Ministry of Defence
Thousands of civilian jobs at the Ministry of Defence are set to be scrapped as part of the defence review Getty

Thousands of civilian Ministry of Defence (MoD) jobs are set to be scrapped as part of the UK government's strategic defence review, according to a source close to the discussions. The source told IBTimes UK that up to 20% of the civilian workforce – or more than 10,000 people in the department – could be slashed over the next five years.

"The focus will obviously be on fighting the Islamic State [Isis] but cuts on this scale would seriously undermine the support armed forces get at home and abroad," the source said. But a representative for the MoD said there would be no comment on potential job losses until Prime Minister David Cameron had given his statement to MPs in the House of Commons on the afternoon of 23 November.

The prime minister is also expected to announce the creation of two 5,000-strong so-called "strike brigades", but these might not be created until after 2025. "Over the next decade we will invest more than £178bn ($269bn) in buying and maintaining equipment – including doubling our investment in equipment to support our Special Forces," Cameron wrote in the Daily Telegraph.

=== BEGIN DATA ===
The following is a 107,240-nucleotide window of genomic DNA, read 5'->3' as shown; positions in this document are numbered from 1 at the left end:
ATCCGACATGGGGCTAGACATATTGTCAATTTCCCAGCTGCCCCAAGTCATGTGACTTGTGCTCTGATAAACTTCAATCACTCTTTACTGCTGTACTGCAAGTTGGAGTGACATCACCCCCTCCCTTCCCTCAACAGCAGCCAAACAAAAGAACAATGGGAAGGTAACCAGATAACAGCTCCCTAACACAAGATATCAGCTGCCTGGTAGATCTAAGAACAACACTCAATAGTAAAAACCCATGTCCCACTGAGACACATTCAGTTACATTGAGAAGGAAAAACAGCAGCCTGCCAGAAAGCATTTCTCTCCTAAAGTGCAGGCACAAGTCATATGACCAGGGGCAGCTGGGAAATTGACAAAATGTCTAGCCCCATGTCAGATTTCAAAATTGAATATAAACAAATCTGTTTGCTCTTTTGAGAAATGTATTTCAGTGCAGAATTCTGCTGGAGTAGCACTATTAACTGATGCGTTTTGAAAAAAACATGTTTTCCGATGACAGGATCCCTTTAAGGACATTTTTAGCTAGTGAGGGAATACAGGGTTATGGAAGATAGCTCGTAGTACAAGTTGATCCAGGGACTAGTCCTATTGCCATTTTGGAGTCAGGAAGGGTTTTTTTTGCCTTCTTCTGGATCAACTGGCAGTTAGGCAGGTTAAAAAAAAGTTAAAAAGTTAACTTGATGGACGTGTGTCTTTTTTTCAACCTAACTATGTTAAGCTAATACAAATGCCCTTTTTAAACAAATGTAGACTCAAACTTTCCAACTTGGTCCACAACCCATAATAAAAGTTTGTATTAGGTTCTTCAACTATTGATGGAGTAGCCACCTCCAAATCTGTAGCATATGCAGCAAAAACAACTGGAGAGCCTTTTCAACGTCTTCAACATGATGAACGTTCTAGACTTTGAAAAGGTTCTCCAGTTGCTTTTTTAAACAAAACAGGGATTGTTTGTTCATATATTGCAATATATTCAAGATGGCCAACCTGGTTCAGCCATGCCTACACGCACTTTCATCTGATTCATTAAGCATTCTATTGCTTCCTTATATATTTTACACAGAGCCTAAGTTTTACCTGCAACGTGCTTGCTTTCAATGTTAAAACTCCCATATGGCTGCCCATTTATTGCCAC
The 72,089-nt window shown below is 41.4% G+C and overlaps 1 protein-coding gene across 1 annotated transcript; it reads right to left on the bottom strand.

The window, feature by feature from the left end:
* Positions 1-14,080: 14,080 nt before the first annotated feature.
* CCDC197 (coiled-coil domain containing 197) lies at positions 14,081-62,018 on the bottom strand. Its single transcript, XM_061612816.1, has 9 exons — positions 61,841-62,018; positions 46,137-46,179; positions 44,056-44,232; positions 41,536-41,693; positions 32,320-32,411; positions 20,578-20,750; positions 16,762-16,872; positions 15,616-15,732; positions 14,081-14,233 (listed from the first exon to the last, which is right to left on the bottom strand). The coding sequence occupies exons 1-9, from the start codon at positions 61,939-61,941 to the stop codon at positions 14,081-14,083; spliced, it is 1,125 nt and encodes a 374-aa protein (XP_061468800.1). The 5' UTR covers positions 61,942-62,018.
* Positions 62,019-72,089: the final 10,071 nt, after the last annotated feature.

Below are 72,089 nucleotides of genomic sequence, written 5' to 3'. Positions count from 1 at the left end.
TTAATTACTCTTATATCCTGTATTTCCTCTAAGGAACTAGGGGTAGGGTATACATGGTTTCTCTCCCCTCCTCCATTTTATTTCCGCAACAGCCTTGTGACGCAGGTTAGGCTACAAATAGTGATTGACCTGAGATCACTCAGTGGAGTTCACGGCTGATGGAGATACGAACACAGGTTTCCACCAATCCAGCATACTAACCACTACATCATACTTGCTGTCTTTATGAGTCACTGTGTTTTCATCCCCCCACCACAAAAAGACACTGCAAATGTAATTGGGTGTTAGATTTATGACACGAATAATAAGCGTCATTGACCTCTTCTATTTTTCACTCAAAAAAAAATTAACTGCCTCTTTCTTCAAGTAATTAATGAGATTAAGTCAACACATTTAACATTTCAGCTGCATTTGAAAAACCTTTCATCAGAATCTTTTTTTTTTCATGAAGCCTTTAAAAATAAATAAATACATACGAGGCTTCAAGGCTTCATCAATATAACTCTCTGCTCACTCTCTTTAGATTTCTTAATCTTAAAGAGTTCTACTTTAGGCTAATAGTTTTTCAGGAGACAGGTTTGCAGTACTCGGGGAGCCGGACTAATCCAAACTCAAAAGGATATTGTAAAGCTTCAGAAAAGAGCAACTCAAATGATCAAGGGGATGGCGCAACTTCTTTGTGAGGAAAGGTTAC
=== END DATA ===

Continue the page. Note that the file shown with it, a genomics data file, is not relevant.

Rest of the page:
"We will create two new strike brigades, forces of up to 5,000 personnel each, fully equipped to deploy rapidly and sustain themselves in the field. We will establish two additional Typhoon squadrons and an additional squadron of F-35 Lightning combat aircraft to operate from our new aircraft carriers.

"And we will invest in nine maritime patrol aircraft to protect our nuclear deterrent, hunt down hostile submarines and enhance our maritime search and rescue. Not one of these capabilities is an optional extra or an act of vanity. These investments are an act of clear-eyed self-interest to ensure our prosperity and security."

Elsewhere, Metropolitan Police Commissioner Sir Bernard Hogan-Howe has warned of cuts to his police force. He wants to boost the number of armed officers in London in the wake of the Paris attacks, which left at least 130 people dead.

"We believe our security services have a very good handle on them. [There are] 3,000 to 4,000 across the whole of the UK, but very significant numbers in London. Therefore, we have to keep an eye on them and that demands resources," the police chief told LBC Radio on 17 November.

Meanwhile, Cameron has promised to boost the workforces of the British intelligence agencies – including MI5, MI6 and GCHQ – by 15% or 1,900 extra staff in reaction to the assaults on the French capital.